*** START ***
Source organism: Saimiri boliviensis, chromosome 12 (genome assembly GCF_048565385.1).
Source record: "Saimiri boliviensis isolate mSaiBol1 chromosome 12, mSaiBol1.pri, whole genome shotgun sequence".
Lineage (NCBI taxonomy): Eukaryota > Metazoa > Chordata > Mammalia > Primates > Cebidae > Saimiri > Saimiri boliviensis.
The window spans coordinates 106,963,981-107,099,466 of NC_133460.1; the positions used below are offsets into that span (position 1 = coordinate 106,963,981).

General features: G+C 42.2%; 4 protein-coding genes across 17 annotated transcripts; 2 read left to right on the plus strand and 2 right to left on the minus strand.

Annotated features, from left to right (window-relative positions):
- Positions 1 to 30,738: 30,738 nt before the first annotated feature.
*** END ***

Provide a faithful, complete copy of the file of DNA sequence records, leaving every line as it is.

Source organism: Saimiri boliviensis, chromosome 12 (genome assembly GCF_048565385.1).
Source record: "Saimiri boliviensis isolate mSaiBol1 chromosome 12, mSaiBol1.pri, whole genome shotgun sequence".
Lineage (NCBI taxonomy): Eukaryota > Metazoa > Chordata > Mammalia > Primates > Cebidae > Saimiri > Saimiri boliviensis.
The window spans coordinates 106,963,981-107,099,466 of NC_133460.1; the positions used below are offsets into that span (position 1 = coordinate 106,963,981).

General features: G+C 42.2%; 4 protein-coding genes across 17 annotated transcripts; 2 read left to right on the plus strand and 2 right to left on the minus strand.

Annotated features, from left to right (window-relative positions):
- Positions 1 to 30,738: 30,738 nt before the first annotated feature.